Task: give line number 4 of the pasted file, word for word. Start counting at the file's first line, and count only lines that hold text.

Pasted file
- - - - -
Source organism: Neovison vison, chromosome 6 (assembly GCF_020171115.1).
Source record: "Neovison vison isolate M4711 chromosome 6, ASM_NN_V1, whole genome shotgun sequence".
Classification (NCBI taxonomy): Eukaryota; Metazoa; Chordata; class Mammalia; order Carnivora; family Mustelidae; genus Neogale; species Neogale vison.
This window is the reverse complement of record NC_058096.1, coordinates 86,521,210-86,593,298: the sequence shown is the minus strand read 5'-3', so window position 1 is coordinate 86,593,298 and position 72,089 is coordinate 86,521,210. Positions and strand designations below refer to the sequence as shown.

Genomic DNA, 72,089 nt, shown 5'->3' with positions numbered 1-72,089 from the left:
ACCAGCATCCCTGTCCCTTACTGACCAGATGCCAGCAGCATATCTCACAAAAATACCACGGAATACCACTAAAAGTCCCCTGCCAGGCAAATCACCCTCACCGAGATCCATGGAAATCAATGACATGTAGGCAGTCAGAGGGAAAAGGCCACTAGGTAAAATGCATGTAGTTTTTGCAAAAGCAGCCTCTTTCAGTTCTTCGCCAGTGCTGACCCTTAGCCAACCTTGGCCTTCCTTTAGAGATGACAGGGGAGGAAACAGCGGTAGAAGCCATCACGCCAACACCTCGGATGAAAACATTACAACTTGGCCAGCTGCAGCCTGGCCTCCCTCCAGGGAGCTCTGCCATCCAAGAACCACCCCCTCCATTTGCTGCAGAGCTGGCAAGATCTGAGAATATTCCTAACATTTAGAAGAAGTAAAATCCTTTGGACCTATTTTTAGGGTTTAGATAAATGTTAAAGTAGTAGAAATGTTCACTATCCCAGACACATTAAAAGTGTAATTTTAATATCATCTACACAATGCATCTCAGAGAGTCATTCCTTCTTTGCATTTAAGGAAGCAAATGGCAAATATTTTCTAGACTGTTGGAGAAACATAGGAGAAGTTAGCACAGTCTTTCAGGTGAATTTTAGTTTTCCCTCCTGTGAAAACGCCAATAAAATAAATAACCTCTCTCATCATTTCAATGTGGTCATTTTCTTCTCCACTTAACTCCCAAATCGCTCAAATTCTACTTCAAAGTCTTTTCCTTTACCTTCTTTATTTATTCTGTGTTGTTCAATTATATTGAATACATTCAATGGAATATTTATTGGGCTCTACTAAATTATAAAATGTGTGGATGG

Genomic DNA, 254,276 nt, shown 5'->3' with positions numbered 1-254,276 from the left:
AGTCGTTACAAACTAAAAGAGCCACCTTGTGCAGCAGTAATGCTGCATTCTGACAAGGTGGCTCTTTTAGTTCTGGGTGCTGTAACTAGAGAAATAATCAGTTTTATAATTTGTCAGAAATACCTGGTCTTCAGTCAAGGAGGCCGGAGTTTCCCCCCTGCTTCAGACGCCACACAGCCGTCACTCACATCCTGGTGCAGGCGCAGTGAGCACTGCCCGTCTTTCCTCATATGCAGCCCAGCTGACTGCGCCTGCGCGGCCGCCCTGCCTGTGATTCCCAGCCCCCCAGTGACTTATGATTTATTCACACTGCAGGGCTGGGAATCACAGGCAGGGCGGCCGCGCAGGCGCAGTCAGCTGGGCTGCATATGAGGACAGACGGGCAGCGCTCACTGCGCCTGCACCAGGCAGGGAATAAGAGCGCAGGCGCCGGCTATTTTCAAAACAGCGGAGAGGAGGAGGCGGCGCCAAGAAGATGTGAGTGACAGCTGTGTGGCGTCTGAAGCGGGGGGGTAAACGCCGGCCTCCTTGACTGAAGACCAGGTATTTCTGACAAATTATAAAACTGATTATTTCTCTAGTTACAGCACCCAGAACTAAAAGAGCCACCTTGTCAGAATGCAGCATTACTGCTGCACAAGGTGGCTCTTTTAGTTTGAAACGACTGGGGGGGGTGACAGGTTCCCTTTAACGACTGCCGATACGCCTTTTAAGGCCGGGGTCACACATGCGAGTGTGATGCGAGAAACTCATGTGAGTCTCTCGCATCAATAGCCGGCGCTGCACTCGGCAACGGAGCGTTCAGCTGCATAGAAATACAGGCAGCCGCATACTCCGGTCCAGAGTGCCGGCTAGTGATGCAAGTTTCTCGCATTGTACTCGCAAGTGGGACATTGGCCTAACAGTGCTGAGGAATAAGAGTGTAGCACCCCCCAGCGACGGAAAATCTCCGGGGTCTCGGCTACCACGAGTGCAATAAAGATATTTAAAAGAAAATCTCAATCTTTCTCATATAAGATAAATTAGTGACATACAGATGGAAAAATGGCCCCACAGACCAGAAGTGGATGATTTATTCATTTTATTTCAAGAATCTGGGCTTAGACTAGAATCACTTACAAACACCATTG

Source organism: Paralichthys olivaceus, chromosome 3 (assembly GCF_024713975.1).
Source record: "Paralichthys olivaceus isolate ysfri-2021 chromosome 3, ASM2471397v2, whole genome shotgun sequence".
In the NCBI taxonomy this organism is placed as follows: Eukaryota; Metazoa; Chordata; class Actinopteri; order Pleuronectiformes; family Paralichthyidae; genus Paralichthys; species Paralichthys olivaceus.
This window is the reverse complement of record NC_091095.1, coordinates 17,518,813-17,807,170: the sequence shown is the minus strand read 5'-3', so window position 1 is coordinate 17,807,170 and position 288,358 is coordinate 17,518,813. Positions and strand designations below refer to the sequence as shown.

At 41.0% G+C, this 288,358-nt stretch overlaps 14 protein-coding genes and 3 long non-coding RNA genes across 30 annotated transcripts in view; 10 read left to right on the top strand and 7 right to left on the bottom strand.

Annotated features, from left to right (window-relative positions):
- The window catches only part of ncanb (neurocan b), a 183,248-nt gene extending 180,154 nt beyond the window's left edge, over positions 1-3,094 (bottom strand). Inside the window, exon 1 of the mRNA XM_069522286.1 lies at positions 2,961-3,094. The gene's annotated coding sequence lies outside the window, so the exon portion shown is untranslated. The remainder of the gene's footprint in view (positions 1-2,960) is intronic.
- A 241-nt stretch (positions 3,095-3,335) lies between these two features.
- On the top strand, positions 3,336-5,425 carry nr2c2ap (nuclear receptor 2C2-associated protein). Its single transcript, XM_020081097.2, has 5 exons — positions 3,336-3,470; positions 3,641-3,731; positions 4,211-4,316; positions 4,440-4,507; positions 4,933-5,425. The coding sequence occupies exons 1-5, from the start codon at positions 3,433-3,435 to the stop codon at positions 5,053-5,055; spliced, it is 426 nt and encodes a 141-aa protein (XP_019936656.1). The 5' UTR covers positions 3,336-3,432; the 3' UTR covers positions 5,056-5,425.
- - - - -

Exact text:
This window is the reverse complement of record NC_058096.1, coordinates 86,521,210-86,593,298: the sequence shown is the minus strand read 5'-3', so window position 1 is coordinate 86,593,298 and position 72,089 is coordinate 86,521,210. Positions and strand designations below refer to the sequence as shown.